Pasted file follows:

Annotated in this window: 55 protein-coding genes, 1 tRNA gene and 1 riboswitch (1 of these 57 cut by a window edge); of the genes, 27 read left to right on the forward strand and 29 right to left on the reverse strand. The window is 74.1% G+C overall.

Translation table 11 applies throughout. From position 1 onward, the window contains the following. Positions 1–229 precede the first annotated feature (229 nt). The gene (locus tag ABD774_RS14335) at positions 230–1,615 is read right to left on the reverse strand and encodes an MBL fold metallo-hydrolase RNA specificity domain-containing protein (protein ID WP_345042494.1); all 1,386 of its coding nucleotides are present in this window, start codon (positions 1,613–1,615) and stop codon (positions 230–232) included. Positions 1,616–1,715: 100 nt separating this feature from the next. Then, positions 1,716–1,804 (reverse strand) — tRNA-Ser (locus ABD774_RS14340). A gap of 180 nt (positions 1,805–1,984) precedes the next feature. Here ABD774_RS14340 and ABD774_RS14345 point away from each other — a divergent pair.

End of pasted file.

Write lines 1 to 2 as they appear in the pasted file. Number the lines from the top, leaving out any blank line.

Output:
Annotated in this window: 55 protein-coding genes, 1 tRNA gene and 1 riboswitch (1 of these 57 cut by a window edge); of the genes, 27 read left to right on the forward strand and 29 right to left on the reverse strand. The window is 74.1% G+C overall.

Translation table 11 applies throughout. From position 1 onward, the window contains the following. Positions 1–229 precede the first annotated feature (229 nt). The gene (locus tag ABD774_RS14335) at positions 230–1,615 is read right to left on the reverse strand and encodes an MBL fold metallo-hydrolase RNA specificity domain-containing protein (protein ID WP_345042494.1); all 1,386 of its coding nucleotides are present in this window, start codon (positions 1,613–1,615) and stop codon (positions 230–232) included. Positions 1,616–1,715: 100 nt separating this feature from the next. Then, positions 1,716–1,804 (reverse strand) — tRNA-Ser (locus ABD774_RS14340). A gap of 180 nt (positions 1,805–1,984) precedes the next feature. Here ABD774_RS14340 and ABD774_RS14345 point away from each other — a divergent pair.